The façade is made up of two different classical orders ( and ) on successive storeys. The three central bays are defined by engaged columns (half-embedded in the structure), with double at the ends of each storey of the façade. The windows of the lower storey are capped by alternating triangular and segmental (curved top) pediments, while there are straight lintels (horizontal beams that span openings) on the windows of the upper storey.
The only decorative extravagance on the whole façade is a garland frieze of female masks and swags of fruit that runs across the upper storey and ties the capitals together, above which stands a balustrade (a row of decorated uprights supporting a rail).
Following principles set down by Palladio and Vitruvius, the interior of the Banqueting House is a single space—a double cube in volume, measuring 110 x 55 feet—and is the height of the two main storeys of the exterior façade. The interior walls parallel the exterior in their use of the classical orders, with superimposed Ionic half-columns below and Corinthian pilasters above.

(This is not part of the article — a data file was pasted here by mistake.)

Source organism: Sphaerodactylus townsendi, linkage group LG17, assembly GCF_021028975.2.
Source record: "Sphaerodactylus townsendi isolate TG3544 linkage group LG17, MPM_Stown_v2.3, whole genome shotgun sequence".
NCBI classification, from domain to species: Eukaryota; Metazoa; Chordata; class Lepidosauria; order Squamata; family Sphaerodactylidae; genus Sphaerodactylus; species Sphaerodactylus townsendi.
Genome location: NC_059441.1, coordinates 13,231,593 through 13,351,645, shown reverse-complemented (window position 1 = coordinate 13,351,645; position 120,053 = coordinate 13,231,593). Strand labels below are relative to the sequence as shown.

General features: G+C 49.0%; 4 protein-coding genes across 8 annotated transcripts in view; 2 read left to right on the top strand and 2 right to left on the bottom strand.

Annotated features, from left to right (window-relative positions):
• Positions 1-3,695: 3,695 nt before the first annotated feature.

Below this room is the basement or “Undercroft,” which once housed the “King’s Privy Cellar,” a rock- and shell-decorated grotto that was used as a drinking den by James and his favorites.
Paintings fit for a king
On the flat-beamed, compartmentalized ceiling are the canvases by the Flemish artist Sir Peter Paul Rubens, the only such cycle by Rubens to survive in situ (the other monumental cycle he executed being the life of Marie de’ Medici at the Palais du Luxembourg, now on display in the Louvre, Paris). James had asked Rubens to decorate the ceiling; however, it was not until the reign of James’s son, Charles I, that the commission came about. The nine canvases were produced in the artist’s Antwerp studio with the help of a team of assistants, and installed at a height of 50 feet (15.3 meters) in 1636, after which time—on the express orders of the king—no more court masques took place, in order to protect Rubens’s panels from smoke damage from lighted candles. Visitors today can view the paintings with the aid of mirrors and from the comfort of body-sized beanbags (see image above).